Wong is particularly proud of contributing to SP2’s footprint in social work education through her work with students in the MSW, DSW, and PhD programs who have gone on to become faculty and program leaders. She has served on the dissertation committees of fifteen doctoral students and mentored and advised dozens more.
Her roles at Penn have included a secondary appointment as associate professor in Penn’s Department of Psychiatry from 2006 to 2021 and a position as a senior fellow in The Center for Public Health Initiatives, which she began in 2018. At SP2, she was faculty director of international programs from 2010 to 2016 and interim associate dean for global studies in 2018-2019. During 2022-2023, she served as interim director of SP2’s PhD in Social Welfare Program.
With nearly 60 publications to her credit, Wong has published widely in interdisciplinary and mental health journals including Social Science & Medicine, Social Service Review, Social Psychiatry and Psychiatric Epidemiology, Schizophrenia Research, Psychiatric Services, Health and Place, American Journal of Orthopsychiatry, The Lancet Regional Health-Western Pacific, International Journal of Social Psychiatry, and Administration and Policy in Mental Health and Mental Health Services Research.
Her work in rural China has been supported by the Penn China Research and Engagement Fund, Penn University Research Foundation, Penn Center for Undergraduate Research and Fellowships, National Institute of Mental Health, Public Policy Research Funding Scheme, Hong Kong, and University Grants Committee, Hong Kong.
Her contributions to the field also include serving as a member of the Hong Kong Social Workers Registration Board Assessment Panel since 2008 and as a collaborator of Chengdu Mental Health Project in China since 2016.
As she prepares to enter emeritus status at Penn, Wong has already been nominated to the role of council at-large member of Penn Association of Senior & Emeritus Faculty and developed a long list of research questions. “I feel that in collaboration with my colleagues, we can find a way to understand more about mental health, physical health, and marginalization,” she says.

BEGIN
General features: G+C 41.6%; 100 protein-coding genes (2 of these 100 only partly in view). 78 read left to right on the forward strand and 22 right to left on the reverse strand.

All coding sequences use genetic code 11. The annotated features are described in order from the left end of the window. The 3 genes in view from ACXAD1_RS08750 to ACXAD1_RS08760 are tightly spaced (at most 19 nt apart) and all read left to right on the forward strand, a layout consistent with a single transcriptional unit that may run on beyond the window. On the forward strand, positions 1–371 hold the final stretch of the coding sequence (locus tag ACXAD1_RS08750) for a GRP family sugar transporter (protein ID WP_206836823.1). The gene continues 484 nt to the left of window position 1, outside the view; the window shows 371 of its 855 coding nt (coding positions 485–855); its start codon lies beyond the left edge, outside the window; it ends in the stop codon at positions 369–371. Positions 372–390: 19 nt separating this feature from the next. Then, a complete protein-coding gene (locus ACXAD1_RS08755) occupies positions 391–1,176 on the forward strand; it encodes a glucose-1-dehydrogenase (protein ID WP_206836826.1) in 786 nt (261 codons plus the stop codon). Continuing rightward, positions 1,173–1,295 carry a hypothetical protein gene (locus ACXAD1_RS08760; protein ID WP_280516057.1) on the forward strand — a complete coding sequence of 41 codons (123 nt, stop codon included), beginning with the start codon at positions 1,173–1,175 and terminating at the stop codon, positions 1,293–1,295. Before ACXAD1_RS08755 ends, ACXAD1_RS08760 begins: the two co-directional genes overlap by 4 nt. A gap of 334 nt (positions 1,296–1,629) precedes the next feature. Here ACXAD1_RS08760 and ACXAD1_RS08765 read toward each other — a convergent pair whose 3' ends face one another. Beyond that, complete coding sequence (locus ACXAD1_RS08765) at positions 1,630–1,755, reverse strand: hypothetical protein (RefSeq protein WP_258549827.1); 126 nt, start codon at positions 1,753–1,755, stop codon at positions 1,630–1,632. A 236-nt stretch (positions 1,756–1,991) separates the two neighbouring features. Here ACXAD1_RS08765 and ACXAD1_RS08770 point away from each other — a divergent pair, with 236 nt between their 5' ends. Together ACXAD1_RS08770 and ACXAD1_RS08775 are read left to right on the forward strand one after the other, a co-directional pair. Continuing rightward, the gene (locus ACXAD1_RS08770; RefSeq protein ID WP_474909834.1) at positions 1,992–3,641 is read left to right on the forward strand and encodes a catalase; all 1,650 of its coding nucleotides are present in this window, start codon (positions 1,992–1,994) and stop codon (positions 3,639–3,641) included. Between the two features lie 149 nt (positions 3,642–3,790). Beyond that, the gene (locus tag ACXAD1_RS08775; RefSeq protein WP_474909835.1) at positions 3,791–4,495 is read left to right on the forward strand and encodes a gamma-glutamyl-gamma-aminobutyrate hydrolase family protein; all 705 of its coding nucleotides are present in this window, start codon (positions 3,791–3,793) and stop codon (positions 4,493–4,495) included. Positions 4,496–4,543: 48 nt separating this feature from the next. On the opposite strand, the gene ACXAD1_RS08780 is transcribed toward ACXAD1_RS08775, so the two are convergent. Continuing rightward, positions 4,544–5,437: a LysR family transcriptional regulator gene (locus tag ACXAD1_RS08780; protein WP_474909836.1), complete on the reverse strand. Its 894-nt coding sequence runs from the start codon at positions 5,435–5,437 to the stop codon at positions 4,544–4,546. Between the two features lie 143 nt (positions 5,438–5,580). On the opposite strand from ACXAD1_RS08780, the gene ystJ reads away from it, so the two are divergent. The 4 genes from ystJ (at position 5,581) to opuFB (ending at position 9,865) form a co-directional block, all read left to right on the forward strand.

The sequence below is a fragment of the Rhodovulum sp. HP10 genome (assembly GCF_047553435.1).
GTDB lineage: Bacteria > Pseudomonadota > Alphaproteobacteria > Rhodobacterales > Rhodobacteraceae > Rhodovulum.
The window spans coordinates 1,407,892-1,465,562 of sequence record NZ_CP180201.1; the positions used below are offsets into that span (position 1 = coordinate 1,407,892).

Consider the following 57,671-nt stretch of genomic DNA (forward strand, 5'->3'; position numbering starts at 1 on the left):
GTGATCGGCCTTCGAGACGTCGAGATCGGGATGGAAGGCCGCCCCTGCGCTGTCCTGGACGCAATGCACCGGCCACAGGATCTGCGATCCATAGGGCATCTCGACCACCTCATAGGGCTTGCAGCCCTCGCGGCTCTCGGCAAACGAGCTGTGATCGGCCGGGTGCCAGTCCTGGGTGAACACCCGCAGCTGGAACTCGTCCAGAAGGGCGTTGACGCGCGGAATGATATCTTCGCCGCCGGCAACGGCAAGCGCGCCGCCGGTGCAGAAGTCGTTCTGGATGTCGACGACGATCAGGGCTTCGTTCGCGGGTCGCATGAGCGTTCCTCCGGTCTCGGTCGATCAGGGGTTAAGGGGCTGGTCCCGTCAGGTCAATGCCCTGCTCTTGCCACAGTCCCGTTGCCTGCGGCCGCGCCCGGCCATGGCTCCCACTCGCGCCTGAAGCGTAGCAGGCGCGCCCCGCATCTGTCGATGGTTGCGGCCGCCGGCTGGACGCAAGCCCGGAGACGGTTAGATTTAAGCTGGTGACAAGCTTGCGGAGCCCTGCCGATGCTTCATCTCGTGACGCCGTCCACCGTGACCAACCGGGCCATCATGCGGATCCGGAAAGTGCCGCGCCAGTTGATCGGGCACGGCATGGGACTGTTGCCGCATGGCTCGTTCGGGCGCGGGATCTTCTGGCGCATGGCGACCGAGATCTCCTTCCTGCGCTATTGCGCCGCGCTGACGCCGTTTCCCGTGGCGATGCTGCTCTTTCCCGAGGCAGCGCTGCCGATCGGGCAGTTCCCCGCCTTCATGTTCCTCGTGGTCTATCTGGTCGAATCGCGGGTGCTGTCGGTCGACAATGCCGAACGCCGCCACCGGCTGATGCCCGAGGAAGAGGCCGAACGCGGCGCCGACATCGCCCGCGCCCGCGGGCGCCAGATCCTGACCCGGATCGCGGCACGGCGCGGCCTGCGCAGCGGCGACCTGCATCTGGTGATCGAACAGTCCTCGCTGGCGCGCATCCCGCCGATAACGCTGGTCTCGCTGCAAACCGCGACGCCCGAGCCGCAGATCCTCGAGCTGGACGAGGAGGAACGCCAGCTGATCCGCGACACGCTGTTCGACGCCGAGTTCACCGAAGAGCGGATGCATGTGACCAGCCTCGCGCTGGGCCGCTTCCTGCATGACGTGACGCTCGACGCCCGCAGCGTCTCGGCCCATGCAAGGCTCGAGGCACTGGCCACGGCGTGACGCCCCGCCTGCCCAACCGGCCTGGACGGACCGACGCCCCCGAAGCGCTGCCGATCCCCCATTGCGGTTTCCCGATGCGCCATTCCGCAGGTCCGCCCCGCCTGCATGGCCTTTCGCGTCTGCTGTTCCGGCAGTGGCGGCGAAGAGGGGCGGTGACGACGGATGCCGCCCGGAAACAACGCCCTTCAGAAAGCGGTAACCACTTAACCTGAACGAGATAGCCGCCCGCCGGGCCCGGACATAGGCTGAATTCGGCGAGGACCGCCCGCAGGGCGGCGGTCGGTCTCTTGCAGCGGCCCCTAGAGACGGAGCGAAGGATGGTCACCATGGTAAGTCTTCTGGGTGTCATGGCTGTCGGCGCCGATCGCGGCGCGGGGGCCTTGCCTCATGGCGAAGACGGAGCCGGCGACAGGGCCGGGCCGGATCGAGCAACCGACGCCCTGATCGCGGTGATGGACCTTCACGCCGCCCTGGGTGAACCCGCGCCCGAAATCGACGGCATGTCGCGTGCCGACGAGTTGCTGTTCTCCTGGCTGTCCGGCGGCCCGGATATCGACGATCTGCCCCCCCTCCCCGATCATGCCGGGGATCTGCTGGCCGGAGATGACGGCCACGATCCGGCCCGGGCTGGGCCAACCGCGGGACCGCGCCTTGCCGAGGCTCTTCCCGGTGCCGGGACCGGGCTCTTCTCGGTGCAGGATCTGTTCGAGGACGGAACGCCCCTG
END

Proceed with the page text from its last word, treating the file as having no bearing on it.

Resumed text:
Looking ahead, she plans to pursue the same philosophy that first brought her to the United States as an international student with only 25 pounds of luggage: “If you persevere and follow what you can do, you find another mountain and you overcome that. And then you’ve got another mountain to climb,” she says.
For more than 110 years, the University of Pennsylvania School of Social Policy & Practice (SP2) has been a powerful force for good in the world, working towards social justice and social change through research and practice. SP2 contributes to the advancement of more effective, efficient, and humane human services through education, research, and civic engagement. The School offers five top-ranked, highly respected degree programs along with a range of certificate programs and dual degrees. SP2’s transdisciplinary research centers and initiatives — many collaborations with Penn’s other professional schools — yield innovative ideas and better ways to shape policy and service delivery. The passionate pursuit of social innovation, impact, and justice is at the heart of the School’s knowledge-building activities.